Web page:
Exposure to organic solvents has been suggested to cause or exacerbate renal disease, but methodologic concerns regarding previous studies preclude firm conclusions. We examined the role of organic solvents in a population-based case-control study of early-stage chronic renal failure (CRF). All native Swedish residents aged 18 to 74 yr, living in Sweden between May 1996 and May 1998, formed the source population. Incident cases of CRF in a pre-uremic stage (n = 926) and control subjects (n = 998), randomly selected from the study base, underwent personal interviews that included a detailed occupational history. Expert rating by a certified occupational hygienist was used to assess organic solvent exposure intensity and duration. Relative risks were estimated by odds ratios (OR) in logistic regression models, with adjustment for potentially important covariates. The overall risk for CRF among subjects ever exposed to organic solvents was virtually identical to that among never-exposed (OR, 1.01; 95% confidence interval [CI], 0.81 to 1.25). No dose-response relationships were observed for lifetime cumulative solvent exposure, average dose, or exposure frequency or duration. The absence of association pertained to all subgroups of CRF: glomerulonephritis (OR, 0.96; 95% CI, 0.68 to 1.34), diabetic nephropathy (OR, 1.02; 95% CI, 0.74 to 1.41), renal vascular disease (OR, 1.16; 95% CI, 0.76 to 1.75), and other renal CRF (OR, 0.92; 95% CI, 0.66 to 1.27). The results from a nationwide, population-based study do not support the hypothesis of an adverse effect of organic solvents on CRF development, in general. Detrimental effects from subclasses of solvents or on specific renal diseases cannot be ruled out.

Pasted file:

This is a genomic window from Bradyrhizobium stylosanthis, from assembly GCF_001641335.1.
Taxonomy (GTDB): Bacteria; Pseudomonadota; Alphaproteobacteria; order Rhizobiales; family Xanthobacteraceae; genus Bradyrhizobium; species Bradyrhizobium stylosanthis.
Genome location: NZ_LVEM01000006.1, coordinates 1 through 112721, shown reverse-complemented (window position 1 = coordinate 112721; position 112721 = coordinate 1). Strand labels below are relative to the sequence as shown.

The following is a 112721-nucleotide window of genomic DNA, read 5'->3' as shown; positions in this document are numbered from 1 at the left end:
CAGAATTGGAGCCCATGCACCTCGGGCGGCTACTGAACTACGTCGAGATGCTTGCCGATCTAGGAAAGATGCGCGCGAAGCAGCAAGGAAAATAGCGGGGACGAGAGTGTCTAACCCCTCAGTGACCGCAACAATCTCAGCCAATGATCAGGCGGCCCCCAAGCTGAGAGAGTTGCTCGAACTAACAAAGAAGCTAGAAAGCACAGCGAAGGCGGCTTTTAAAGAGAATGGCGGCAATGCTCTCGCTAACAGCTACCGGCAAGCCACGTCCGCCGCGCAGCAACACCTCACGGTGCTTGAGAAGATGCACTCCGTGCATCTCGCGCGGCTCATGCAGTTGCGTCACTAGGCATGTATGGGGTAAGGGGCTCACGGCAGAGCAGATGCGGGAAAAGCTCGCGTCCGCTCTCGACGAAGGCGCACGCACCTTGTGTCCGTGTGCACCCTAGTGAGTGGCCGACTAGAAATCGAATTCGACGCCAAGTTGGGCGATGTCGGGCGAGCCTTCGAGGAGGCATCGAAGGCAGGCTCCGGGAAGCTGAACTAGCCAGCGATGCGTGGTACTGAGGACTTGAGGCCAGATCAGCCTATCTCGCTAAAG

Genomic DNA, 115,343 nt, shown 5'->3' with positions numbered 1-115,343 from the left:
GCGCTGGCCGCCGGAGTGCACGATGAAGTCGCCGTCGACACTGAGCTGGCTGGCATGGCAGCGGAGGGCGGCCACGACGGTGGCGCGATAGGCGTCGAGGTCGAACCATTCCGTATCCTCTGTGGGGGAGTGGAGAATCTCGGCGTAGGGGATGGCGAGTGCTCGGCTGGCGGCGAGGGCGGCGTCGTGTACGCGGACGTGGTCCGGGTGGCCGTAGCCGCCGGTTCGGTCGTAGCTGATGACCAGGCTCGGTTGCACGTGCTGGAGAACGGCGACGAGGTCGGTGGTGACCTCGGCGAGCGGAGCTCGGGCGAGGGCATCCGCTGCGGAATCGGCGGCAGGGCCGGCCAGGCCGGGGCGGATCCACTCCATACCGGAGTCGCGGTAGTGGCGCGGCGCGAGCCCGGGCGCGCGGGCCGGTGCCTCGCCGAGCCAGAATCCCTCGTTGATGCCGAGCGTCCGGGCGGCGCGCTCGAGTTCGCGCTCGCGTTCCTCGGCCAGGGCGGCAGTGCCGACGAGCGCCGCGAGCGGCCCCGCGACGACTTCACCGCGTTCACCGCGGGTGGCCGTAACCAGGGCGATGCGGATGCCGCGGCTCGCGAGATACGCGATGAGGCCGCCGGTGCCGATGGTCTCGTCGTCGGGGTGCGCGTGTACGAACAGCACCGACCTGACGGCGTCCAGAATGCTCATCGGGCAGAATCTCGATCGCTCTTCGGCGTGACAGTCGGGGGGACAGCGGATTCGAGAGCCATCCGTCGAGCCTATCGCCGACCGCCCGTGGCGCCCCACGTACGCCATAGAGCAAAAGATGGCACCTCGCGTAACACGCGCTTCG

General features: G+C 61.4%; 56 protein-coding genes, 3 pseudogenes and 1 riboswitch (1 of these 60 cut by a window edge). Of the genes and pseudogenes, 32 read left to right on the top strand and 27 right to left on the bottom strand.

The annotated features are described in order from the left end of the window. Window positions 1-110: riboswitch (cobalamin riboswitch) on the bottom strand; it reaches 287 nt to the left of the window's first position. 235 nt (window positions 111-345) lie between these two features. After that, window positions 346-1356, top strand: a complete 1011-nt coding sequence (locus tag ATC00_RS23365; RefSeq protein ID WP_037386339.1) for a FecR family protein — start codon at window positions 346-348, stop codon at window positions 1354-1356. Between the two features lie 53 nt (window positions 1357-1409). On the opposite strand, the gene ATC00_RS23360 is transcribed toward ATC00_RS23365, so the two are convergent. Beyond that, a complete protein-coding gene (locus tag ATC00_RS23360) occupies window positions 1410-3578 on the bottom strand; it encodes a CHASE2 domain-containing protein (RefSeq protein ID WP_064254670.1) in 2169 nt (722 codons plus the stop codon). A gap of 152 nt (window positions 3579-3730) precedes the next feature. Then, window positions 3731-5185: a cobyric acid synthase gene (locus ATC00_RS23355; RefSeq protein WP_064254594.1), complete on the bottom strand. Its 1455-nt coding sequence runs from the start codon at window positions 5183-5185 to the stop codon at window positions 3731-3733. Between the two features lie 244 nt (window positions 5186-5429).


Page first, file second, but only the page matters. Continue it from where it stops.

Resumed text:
OBJECTIVE: The principal aim of the study was to estimate the level of exposure to organic solvents of graffiti removers, and to identify the chemicals used in different cleaning agents. A secondary objective was to inform about the toxicity of various products and to optimise working procedures. METHODS: Exposure to organic solvents was determined by active air sampling and biological monitoring among 38 graffiti removers during an 8-h work shift in the Stockholm underground system. The air samples and biological samples were analysed by gas chromatography. Exposure to organic solvents was also assessed by a questionnaire and interviews. RESULTS: Solvents identified were N-methylpyrrolidone (NMP), dipropylene glycol monomethyl ether (DPGME), propylene glycol monomethyl ether (PGME), diethylene glycol monoethyl ether (DEGEE), toluene, xylene, pseudocumene, hemimellitine, mesitylene, ethylbenzene, limonene, nonane, decane, undecane, hexandecane and gamma-butyrolactone. The 8-h average exposures [time-weighted average (TWA)] were below 20% of the Swedish permissible exposure limit value (PEL) for all solvents identified. In poorly ventilated spaces, e.g. in elevators etc., the short-term exposures exceeded occasionally the Swedish short-term exposure limit values (STEL). The blood and urine concentrations of NMP and its metabolites were low. Glycol ethers and their metabolites (2-methoxypropionic acid (MPA), ethoxy acetic acid (EAA), butoxy acetic acid (BAA), and 2-(2-methoxyethoxy) acetic acid (MEAA)) were found in low concentrations in urine. There were significant correlation between the concentrations of NMP in air and levels of NMP and its metabolites in blood and urine. The use of personal protective equipment, i.e. gloves and respirators, was generally high. CONCLUSIONS: Many different cleaning agents were used. The average exposure to solvents was low, but some working tasks included relatively high short-term exposure. To prevent adverse health effects, it is important to inform workers about the health risks and to restrict the use of the most toxic chemicals. Furthermore, it is important to develop good working procedures and to encourage the use of personal protection equipment.